Let $(\Omega,\Sigma,\mu)$ be a countably generated probability space. Must $(\Omega,\Sigma,\mu)$ be isomorphic modulo null sets to a standard probability space?

I assume not, so here is a more specific question. Let $\Omega$ be an ultraproduct of finite sets and $\Sigma$ a countably generated sub-$\sigma$-algebra of the Loeb $\sigma$-algebra, and let $\mu$ be the Loeb measure. Is $(\Omega,\Sigma,\mu)$ a standard probability space?

I gather from Jin and Keisler. Maharam spectra of Loeb spaces, providing I understand the language, that if your ultraproducts are taken over a countable set in the usual way then the Loeb space is isomorphic modulo null sets to the product $\{0,1\}^\mathbf{R}$.

  • $\begingroup$ About your first question, there's a measure algebra isomorphism between the completion of $(\Omega,\Sigma,\mu)$ and a standard probability space. Do you mean a pointwise isomorphism up to a negligible set ? $\endgroup$ – Stéphane Laurent Mar 6 '16 at 11:42

For the first question, the answer is yes. There is an isomorphism between measure algebras. Let $B$ be the Boolean algebra of all measurable sets modulo the collection of null sets. Then define a metric $\rho$ on $B$ by letting $\rho(x,y)=\mu((x\wedge y')\vee(y\wedge x'))$.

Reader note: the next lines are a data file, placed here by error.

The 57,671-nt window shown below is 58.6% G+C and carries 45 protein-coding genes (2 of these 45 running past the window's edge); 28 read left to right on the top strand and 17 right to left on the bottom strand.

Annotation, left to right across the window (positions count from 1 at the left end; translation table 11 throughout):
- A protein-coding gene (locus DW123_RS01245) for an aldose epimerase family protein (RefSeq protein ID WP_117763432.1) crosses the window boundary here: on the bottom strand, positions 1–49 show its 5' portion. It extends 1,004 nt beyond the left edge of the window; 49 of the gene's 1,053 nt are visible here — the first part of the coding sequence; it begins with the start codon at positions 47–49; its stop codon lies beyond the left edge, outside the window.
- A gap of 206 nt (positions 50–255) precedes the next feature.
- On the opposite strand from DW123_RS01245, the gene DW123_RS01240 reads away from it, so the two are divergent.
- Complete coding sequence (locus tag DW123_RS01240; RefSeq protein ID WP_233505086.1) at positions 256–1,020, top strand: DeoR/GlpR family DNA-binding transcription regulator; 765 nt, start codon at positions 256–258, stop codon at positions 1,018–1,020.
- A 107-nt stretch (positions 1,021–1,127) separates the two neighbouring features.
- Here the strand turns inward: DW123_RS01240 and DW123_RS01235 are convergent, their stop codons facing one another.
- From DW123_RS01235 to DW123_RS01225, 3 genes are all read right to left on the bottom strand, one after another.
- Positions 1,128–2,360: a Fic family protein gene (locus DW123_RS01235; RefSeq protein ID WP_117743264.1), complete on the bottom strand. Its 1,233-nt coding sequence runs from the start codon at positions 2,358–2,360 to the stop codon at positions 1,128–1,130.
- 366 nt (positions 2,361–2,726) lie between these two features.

$\mathbf{Theorem}$:(Caratheodory, see Royden Real Analysis third edition Theorem 15.3.4) Suppose that $(B,\rho)$ is separable and $(B,\mu)$ is a probability space. Then there is an injective measure preserving $\sigma$-complete Boolean algebra homomorphism $\Phi:(B,\rho)\rightarrow(C/I,m)$ where $C$ is the collection of all Borel sets on $[0,1]$ and $I$ is the ideal of all measure zero sets. If $B$ is atomless, then the mapping $\Phi$ can is bijection.

For a proof, if $B$ is generated by a countable subalgebra $A$, then one inductively constructs a homomorphism from $A$ to the Boolean subalgebra of $C$ consisting of all finite unions of open intervals and then one extends this homomorphism from $A$ to $B$.

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  • $\begingroup$ I see. So I guess asking for a pointwise isomorphism up to null sets (as in @StéphaneLaurent's comment) is a much taller order? $\endgroup$ – Sean Eberhard Mar 6 '16 at 14:54
  • $\begingroup$ How baroque do you want your spaces to be? Ergodic theorists like Lebesgue spaces, in which what you want holds automatically; from our point of view everything is a Lebesgue space anyway. To construct counterexamples, you need to be an expert in 1930s style point set topology. $\endgroup$ – Anthony Quas Mar 6 '16 at 18:16
  • $\begingroup$ @AnthonyQuas Haha, thanks. As in my question I'm most interested in subalgebras of Loeb spaces, but the answer here is perfectly satisfactory for what I need, I was just curious really. $\endgroup$ – Sean Eberhard Mar 6 '16 at 20:05

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